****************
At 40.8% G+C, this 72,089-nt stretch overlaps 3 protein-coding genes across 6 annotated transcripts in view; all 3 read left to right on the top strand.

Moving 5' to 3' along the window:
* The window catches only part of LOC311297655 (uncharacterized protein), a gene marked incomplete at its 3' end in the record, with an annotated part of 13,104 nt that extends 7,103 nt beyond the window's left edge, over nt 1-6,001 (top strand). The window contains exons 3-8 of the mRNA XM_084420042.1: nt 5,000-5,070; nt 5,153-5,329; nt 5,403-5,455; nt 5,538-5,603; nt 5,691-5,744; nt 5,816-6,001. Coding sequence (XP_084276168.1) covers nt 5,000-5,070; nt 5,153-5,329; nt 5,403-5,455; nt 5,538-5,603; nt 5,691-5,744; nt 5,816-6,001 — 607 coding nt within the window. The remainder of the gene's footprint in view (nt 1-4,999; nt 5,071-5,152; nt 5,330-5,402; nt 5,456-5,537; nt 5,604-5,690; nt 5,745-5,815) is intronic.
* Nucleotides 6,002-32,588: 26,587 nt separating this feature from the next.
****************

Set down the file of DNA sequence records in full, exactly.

At 40.8% G+C, this 72,089-nt stretch overlaps 3 protein-coding genes across 6 annotated transcripts in view; all 3 read left to right on the top strand.

Moving 5' to 3' along the window:
* The window catches only part of LOC311297655 (uncharacterized protein), a gene marked incomplete at its 3' end in the record, with an annotated part of 13,104 nt that extends 7,103 nt beyond the window's left edge, over nt 1-6,001 (top strand). The window contains exons 3-8 of the mRNA XM_084420042.1: nt 5,000-5,070; nt 5,153-5,329; nt 5,403-5,455; nt 5,538-5,603; nt 5,691-5,744; nt 5,816-6,001. Coding sequence (XP_084276168.1) covers nt 5,000-5,070; nt 5,153-5,329; nt 5,403-5,455; nt 5,538-5,603; nt 5,691-5,744; nt 5,816-6,001 — 607 coding nt within the window. The remainder of the gene's footprint in view (nt 1-4,999; nt 5,071-5,152; nt 5,330-5,402; nt 5,456-5,537; nt 5,604-5,690; nt 5,745-5,815) is intronic.
* Nucleotides 6,002-32,588: 26,587 nt separating this feature from the next.